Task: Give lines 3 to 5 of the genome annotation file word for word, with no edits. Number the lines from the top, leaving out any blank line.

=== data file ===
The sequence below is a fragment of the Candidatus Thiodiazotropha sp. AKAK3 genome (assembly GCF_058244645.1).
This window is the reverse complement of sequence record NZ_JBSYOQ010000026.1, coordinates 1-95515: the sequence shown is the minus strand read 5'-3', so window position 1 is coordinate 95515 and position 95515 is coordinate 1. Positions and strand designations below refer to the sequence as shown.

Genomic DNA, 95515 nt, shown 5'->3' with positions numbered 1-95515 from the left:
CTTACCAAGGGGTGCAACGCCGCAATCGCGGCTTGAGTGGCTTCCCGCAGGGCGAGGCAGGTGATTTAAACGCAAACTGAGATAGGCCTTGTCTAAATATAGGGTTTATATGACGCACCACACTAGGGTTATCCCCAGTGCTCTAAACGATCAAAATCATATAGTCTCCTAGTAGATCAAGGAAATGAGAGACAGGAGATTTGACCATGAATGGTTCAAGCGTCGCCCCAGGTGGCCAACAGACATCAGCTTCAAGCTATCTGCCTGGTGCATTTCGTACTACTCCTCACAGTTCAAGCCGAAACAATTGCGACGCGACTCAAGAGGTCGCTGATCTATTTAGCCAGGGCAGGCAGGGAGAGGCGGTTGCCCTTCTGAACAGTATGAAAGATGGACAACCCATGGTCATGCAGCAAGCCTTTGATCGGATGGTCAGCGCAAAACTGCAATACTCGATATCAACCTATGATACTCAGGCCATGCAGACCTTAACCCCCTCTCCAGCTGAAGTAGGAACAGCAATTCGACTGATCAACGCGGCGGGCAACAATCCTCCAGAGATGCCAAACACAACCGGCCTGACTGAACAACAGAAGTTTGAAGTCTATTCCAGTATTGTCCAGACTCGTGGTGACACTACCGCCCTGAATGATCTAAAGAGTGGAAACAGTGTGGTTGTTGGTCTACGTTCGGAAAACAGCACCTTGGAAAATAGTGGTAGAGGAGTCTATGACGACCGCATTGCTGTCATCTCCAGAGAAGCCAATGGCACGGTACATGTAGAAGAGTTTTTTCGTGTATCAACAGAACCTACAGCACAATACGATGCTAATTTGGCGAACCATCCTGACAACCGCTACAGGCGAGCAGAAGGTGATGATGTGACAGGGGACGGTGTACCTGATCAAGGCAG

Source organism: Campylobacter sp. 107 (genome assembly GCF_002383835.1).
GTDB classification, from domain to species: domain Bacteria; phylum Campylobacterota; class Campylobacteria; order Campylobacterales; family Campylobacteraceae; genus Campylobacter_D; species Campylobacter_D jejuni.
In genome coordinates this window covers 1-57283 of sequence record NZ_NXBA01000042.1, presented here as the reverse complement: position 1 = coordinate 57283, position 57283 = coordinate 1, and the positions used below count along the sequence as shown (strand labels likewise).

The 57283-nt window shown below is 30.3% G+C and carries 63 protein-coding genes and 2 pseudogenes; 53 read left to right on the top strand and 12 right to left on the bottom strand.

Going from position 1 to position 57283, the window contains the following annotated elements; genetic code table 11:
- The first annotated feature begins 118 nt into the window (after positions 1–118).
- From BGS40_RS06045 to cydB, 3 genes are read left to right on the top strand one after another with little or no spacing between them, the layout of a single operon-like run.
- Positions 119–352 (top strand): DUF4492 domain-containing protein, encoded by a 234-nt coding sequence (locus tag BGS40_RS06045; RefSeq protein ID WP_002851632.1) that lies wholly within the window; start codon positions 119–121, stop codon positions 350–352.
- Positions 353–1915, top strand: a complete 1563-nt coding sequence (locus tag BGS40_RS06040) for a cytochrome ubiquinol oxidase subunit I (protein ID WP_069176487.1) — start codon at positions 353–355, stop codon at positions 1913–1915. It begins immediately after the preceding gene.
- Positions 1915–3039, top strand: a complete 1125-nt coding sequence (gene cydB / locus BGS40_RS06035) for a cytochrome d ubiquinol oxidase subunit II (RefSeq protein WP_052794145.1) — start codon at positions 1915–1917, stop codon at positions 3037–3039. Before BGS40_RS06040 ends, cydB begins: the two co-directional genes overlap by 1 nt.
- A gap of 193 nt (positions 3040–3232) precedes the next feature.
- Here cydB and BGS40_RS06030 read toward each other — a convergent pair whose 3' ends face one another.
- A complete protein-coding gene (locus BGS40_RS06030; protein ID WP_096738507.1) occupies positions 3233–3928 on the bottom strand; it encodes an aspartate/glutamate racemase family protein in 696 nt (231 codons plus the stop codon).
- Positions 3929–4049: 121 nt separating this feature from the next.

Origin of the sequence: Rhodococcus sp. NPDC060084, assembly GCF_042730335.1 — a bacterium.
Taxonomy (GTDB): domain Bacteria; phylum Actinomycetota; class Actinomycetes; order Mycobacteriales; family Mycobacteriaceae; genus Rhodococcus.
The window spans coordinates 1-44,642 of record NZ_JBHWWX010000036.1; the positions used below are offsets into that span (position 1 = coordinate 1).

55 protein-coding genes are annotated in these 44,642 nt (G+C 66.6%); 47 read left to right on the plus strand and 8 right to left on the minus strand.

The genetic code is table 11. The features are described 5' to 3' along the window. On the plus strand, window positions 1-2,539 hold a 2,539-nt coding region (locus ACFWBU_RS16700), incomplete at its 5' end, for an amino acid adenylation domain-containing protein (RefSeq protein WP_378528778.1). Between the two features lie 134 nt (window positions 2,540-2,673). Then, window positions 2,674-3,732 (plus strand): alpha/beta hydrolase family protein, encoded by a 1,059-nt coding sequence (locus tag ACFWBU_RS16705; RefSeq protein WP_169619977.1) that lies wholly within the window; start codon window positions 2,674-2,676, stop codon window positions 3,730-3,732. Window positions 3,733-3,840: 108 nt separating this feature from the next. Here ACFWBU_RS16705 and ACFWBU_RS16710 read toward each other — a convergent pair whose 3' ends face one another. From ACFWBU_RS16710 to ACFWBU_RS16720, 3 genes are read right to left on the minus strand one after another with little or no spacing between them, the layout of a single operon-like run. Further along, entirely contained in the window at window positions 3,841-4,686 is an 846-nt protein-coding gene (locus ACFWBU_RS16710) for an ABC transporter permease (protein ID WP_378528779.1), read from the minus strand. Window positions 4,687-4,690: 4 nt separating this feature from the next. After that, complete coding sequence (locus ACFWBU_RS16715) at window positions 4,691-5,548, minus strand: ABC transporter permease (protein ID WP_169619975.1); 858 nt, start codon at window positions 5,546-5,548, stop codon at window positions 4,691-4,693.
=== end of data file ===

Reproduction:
Genomic DNA, 95515 nt, shown 5'->3' with positions numbered 1-95515 from the left:
CTTACCAAGGGGTGCAACGCCGCAATCGCGGCTTGAGTGGCTTCCCGCAGGGCGAGGCAGGTGATTTAAACGCAAACTGAGATAGGCCTTGTCTAAATATAGGGTTTATATGACGCACCACACTAGGGTTATCCCCAGTGCTCTAAACGATCAAAATCATATAGTCTCCTAGTAGATCAAGGAAATGAGAGACAGGAGATTTGACCATGAATGGTTCAAGCGTCGCCCCAGGTGGCCAACAGACATCAGCTTCAAGCTATCTGCCTGGTGCATTTCGTACTACTCCTCACAGTTCAAGCCGAAACAATTGCGACGCGACTCAAGAGGTCGCTGATCTATTTAGCCAGGGCAGGCAGGGAGAGGCGGTTGCCCTTCTGAACAGTATGAAAGATGGACAACCCATGGTCATGCAGCAAGCCTTTGATCGGATGGTCAGCGCAAAACTGCAATACTCGATATCAACCTATGATACTCAGGCCATGCAGACCTTAACCCCCTCTCCAGCTGAAGTAGGAACAGCAATTCGACTGATCAACGCGGCGGGCAACAATCCTCCAGAGATGCCAAACACAACCGGCCTGACTGAACAACAGAAGTTTGAAGTCTATTCCAGTATTGTCCAGACTCGTGGTGACACTACCGCCCTGAATGATCTAAAGAGTGGAAACAGTGTGGTTGTTGGTCTACGTTCGGAAAACAGCACCTTGGAAAATAGTGGTAGAGGAGTCTATGACGACCGCATTGCTGTCATCTCCAGAGAAGCCAATGGCACGGTACATGTAGAAGAGTTTTTTCGTGTATCAACAGAACCTACAGCACAATACGATGCTAATTTGGCGAACCATCCTGACAACCGCTACAGGCGAGCAGAAGGTGATGATGTGACAGGGGACGGTGTACCTGATCAAGGCAG

Source organism: Campylobacter sp. 107 (genome assembly GCF_002383835.1).